By Marcus Leach

For a consumer business to be successful your product has to be the hero. This was the message from Martin Dawes, founder of Coffee Nation, speaking at the latest Smith & Williamson Enterprise Index breakfast.

The latest Enterprise Index showed that 91% of those surveyed believed that the economy, which has shown continued signs of recovery in recent months, would go on to improve over the coming year. This renewed confidence in the economy was echoed by Chancellor Osborne this week, who said that the UK economy is finally turning a corner.

Dawes, who came within days of seeing his Coffee Nation business fold before it ever really got going, spoke of the need to never give up. Having opted to not go to university Dawes instead took the path of furthering his skills 'on the job', with the attitude that the jobs he had might not be the best but if he did the role to the best of the ability he would soon get noticed. His attitude proved right, and his career began to develop before any of his friends had finished university.

"I never regretted not going to university, going out into the real world taught me a lot and helped me develop on my feet. I wouldn't change anything in that sense," said Dawes.

He started his own consultancy firm in London, alongside his wife, but soon realised he wanted something bigger. It was now that he took a risk, he stepped away from the consultancy and took a small office in Soho from where he began looking for his business idea. His subsequent Coffee Nation idea was partly inspired by a photocopying business model, a revenue share model that saw an American firm supplying photocopiers into convenience stores.

With a business model and idea in his head Dawes went to New York to seek further inspiration, where he came across the idea of coffee in convenience stores, much like the idea of photocopying services that had started his thought process.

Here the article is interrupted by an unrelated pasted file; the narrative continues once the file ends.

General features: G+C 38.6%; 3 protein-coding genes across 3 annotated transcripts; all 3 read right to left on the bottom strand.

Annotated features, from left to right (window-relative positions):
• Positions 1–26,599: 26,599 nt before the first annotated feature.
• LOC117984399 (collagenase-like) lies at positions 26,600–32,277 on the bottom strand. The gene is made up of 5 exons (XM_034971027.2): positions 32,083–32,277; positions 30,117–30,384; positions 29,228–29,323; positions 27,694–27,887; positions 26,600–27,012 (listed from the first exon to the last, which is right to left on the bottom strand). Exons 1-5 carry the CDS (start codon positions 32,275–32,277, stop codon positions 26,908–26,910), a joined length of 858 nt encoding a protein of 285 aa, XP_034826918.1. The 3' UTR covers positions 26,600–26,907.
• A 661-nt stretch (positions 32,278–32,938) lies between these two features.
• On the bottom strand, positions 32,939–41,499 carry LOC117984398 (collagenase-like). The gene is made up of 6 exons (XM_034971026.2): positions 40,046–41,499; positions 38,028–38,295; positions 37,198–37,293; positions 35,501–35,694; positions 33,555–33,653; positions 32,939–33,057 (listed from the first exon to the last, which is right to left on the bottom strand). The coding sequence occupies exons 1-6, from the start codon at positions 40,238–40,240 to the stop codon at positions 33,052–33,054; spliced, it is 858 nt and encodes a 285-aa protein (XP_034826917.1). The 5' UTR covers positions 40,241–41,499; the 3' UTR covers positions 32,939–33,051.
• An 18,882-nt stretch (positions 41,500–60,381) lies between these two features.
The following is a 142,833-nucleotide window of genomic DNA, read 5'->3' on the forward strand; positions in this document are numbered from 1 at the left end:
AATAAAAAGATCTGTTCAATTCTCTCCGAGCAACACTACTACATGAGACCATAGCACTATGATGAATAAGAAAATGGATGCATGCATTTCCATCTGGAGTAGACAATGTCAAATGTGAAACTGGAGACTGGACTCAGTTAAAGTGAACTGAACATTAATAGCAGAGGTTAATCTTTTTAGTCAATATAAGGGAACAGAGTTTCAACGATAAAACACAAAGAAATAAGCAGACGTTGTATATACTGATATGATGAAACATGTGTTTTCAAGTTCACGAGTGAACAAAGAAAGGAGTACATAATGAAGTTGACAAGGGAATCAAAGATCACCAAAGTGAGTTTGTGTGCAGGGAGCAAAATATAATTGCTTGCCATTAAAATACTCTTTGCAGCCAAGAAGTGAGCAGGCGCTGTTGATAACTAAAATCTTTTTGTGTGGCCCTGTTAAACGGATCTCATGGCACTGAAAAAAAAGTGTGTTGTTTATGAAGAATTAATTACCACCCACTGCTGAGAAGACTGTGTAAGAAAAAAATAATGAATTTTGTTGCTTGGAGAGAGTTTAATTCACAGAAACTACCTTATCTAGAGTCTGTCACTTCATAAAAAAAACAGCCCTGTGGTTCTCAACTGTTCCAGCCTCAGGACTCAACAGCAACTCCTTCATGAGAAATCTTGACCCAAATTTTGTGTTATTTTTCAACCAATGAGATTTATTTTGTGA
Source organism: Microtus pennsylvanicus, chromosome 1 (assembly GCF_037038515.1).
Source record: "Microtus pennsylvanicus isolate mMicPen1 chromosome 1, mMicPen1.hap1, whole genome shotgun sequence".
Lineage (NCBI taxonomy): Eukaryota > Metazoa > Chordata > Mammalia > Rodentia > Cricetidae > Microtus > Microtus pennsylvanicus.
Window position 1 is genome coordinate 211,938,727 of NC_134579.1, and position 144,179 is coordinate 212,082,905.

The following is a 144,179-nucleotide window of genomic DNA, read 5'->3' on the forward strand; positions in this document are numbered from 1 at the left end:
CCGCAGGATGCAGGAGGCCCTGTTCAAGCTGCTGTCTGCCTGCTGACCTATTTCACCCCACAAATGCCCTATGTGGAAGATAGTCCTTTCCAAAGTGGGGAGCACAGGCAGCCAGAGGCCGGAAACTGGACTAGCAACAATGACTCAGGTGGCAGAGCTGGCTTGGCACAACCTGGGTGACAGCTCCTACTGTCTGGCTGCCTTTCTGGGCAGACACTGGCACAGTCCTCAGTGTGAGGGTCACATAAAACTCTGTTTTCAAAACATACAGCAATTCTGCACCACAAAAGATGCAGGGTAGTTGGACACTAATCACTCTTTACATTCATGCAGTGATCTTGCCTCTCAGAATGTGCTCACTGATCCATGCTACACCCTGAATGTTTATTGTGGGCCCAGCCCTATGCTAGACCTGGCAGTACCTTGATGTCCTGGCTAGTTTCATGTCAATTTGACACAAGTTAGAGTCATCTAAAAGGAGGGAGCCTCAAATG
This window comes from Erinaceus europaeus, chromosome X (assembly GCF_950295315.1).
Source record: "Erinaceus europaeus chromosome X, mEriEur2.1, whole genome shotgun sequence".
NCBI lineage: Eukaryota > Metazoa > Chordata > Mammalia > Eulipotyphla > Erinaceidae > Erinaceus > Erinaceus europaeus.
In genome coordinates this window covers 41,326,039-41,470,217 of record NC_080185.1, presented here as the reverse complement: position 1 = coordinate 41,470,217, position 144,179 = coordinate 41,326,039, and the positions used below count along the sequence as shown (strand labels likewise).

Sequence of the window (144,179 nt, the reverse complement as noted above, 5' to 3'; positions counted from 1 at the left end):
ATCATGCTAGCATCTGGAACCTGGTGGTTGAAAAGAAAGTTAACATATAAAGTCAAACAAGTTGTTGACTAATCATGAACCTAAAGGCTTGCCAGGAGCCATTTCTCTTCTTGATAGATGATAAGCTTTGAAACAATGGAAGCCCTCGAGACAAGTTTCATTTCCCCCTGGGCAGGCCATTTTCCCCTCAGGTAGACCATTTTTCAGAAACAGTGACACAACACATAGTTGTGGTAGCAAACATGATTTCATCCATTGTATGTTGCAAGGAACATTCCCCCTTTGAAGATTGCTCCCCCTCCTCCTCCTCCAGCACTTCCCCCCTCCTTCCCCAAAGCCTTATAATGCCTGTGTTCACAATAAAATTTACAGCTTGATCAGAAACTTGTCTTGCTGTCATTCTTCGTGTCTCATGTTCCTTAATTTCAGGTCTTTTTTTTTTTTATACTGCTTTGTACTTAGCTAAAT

"The key thing is that I never gave up," he explained. "Whilst there wasn't any real proof that I had a business, the fact that at least some people were buying the coffee gave me the belief that I had something here.

"My realisation was that the product had to be the hero. If you are selling as a consumer business you have got to wow people with your product. The mistake I made was that I went in at the cheap end, I put cost first rather than sales. I had a eureka moment where I knew I had to have a gourmet product.

"The key learnings were never ever give up, its got to be top down not bottom up, and lastly I tired to please my customers, who really knew nothing about I had written a business plan but it wasn't a business plan, it was a hope plan. Business plans are fairly worthless without proof, so don't just write them if you haven't got evidence."

Whilst the coffee shop phenonemon was nothing new, Dawes had seen a gap in the market, and like he says 'coffee bars were a revolution, we were the evolution'.

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